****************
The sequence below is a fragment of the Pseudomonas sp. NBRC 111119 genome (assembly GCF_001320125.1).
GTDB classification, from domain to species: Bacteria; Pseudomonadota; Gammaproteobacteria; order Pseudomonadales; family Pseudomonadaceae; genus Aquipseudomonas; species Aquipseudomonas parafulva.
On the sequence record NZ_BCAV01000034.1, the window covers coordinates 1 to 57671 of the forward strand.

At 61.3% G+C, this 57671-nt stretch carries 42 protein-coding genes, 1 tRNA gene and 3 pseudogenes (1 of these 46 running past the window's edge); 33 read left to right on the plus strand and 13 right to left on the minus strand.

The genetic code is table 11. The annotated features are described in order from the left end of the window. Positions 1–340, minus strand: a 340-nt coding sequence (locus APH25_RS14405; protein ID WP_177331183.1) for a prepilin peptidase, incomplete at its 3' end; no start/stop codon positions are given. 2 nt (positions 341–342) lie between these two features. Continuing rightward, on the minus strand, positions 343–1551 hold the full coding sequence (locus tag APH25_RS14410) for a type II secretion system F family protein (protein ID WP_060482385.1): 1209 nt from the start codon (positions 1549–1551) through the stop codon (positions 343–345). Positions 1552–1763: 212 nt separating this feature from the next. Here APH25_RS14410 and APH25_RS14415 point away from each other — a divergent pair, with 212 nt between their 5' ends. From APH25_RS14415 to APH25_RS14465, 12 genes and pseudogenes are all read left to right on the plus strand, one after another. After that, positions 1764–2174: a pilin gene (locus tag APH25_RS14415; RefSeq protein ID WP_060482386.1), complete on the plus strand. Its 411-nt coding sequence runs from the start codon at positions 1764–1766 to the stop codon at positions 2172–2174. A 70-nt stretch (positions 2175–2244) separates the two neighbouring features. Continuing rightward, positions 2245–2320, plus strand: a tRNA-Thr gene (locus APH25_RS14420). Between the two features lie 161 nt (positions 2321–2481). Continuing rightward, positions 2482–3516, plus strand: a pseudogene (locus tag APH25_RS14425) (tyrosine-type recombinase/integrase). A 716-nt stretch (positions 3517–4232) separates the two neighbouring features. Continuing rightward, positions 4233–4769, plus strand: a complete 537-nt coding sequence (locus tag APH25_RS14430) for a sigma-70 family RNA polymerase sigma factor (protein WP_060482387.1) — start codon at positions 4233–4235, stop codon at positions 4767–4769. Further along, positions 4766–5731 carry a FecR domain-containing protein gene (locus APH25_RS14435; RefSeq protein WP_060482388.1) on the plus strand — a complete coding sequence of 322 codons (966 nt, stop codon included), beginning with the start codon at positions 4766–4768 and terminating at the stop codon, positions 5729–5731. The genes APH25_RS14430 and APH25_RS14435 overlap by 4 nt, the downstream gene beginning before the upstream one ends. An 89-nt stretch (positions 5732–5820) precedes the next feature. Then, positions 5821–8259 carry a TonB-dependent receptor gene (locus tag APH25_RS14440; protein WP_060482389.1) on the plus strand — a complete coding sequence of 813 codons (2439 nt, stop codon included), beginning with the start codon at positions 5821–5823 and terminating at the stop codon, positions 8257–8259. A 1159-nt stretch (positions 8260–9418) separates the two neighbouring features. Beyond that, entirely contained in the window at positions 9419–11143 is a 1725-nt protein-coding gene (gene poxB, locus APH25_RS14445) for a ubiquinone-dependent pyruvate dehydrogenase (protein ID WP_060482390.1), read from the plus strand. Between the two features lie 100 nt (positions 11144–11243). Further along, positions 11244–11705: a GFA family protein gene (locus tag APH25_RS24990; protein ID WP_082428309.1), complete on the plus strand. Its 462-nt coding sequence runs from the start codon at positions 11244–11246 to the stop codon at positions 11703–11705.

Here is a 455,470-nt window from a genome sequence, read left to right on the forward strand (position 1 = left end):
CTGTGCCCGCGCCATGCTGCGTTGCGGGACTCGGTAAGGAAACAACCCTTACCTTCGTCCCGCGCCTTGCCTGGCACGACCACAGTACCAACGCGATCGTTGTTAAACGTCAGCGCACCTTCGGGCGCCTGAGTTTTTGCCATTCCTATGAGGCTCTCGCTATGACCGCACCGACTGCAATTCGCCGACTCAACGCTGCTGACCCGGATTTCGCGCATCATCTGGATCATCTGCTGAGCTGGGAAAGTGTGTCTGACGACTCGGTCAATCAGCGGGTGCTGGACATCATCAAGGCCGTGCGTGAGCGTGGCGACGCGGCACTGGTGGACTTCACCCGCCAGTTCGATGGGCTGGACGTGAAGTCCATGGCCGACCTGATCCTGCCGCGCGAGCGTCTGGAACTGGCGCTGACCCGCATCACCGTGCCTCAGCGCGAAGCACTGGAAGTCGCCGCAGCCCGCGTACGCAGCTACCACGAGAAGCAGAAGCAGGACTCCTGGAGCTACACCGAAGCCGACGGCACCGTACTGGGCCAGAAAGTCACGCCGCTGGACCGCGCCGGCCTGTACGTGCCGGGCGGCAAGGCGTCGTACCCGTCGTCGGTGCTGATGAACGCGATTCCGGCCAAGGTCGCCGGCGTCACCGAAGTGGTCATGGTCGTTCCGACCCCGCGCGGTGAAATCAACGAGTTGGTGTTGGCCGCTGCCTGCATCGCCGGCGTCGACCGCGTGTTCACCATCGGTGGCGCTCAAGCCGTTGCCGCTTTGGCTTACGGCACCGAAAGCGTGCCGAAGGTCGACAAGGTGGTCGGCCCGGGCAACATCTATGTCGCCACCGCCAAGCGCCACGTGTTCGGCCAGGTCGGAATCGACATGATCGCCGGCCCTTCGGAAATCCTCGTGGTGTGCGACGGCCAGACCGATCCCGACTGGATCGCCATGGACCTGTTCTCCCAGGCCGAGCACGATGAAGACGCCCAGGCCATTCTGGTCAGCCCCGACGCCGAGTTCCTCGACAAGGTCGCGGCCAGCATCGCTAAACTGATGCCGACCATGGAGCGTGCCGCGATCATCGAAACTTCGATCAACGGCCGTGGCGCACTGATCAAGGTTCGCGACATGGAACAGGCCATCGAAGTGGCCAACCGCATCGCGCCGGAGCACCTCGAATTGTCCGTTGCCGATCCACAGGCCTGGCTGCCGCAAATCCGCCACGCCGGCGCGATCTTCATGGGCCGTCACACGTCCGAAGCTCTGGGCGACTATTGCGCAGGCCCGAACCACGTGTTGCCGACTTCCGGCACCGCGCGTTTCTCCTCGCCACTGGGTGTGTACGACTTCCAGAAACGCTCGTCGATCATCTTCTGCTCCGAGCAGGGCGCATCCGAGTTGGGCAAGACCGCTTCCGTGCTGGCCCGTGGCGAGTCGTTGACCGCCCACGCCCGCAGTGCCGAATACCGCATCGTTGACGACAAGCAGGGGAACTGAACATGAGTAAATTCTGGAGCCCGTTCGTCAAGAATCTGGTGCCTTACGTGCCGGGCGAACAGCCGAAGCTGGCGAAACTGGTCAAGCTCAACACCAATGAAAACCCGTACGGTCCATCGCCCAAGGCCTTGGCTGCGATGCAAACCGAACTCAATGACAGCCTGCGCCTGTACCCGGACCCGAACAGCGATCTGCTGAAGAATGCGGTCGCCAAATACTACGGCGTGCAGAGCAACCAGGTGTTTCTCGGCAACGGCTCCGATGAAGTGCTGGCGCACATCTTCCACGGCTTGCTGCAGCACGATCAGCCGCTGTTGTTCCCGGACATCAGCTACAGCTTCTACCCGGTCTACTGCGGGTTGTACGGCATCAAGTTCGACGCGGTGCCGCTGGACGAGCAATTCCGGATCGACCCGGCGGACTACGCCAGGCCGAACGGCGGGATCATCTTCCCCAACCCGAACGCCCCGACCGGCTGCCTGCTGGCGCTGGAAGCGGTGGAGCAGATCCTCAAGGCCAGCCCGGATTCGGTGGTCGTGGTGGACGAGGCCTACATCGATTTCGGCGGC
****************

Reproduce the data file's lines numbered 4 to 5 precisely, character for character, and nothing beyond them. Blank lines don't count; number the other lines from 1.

At 61.3% G+C, this 57671-nt stretch carries 42 protein-coding genes, 1 tRNA gene and 3 pseudogenes (1 of these 46 running past the window's edge); 33 read left to right on the plus strand and 13 right to left on the minus strand.

The genetic code is table 11. The annotated features are described in order from the left end of the window. Positions 1–340, minus strand: a 340-nt coding sequence (locus APH25_RS14405; protein ID WP_177331183.1) for a prepilin peptidase, incomplete at its 3' end; no start/stop codon positions are given. 2 nt (positions 341–342) lie between these two features. Continuing rightward, on the minus strand, positions 343–1551 hold the full coding sequence (locus tag APH25_RS14410) for a type II secretion system F family protein (protein ID WP_060482385.1): 1209 nt from the start codon (positions 1549–1551) through the stop codon (positions 343–345). Positions 1552–1763: 212 nt separating this feature from the next. Here APH25_RS14410 and APH25_RS14415 point away from each other — a divergent pair, with 212 nt between their 5' ends. From APH25_RS14415 to APH25_RS14465, 12 genes and pseudogenes are all read left to right on the plus strand, one after another. After that, positions 1764–2174: a pilin gene (locus tag APH25_RS14415; RefSeq protein ID WP_060482386.1), complete on the plus strand. Its 411-nt coding sequence runs from the start codon at positions 1764–1766 to the stop codon at positions 2172–2174. A 70-nt stretch (positions 2175–2244) separates the two neighbouring features. Continuing rightward, positions 2245–2320, plus strand: a tRNA-Thr gene (locus APH25_RS14420). Between the two features lie 161 nt (positions 2321–2481). Continuing rightward, positions 2482–3516, plus strand: a pseudogene (locus tag APH25_RS14425) (tyrosine-type recombinase/integrase). A 716-nt stretch (positions 3517–4232) separates the two neighbouring features. Continuing rightward, positions 4233–4769, plus strand: a complete 537-nt coding sequence (locus tag APH25_RS14430) for a sigma-70 family RNA polymerase sigma factor (protein WP_060482387.1) — start codon at positions 4233–4235, stop codon at positions 4767–4769. Further along, positions 4766–5731 carry a FecR domain-containing protein gene (locus APH25_RS14435; RefSeq protein WP_060482388.1) on the plus strand — a complete coding sequence of 322 codons (966 nt, stop codon included), beginning with the start codon at positions 4766–4768 and terminating at the stop codon, positions 5729–5731. The genes APH25_RS14430 and APH25_RS14435 overlap by 4 nt, the downstream gene beginning before the upstream one ends. An 89-nt stretch (positions 5732–5820) precedes the next feature. Then, positions 5821–8259 carry a TonB-dependent receptor gene (locus tag APH25_RS14440; protein WP_060482389.1) on the plus strand — a complete coding sequence of 813 codons (2439 nt, stop codon included), beginning with the start codon at positions 5821–5823 and terminating at the stop codon, positions 8257–8259. A 1159-nt stretch (positions 8260–9418) separates the two neighbouring features. Beyond that, entirely contained in the window at positions 9419–11143 is a 1725-nt protein-coding gene (gene poxB, locus APH25_RS14445) for a ubiquinone-dependent pyruvate dehydrogenase (protein ID WP_060482390.1), read from the plus strand. Between the two features lie 100 nt (positions 11144–11243). Further along, positions 11244–11705: a GFA family protein gene (locus tag APH25_RS24990; protein ID WP_082428309.1), complete on the plus strand. Its 462-nt coding sequence runs from the start codon at positions 11244–11246 to the stop codon at positions 11703–11705.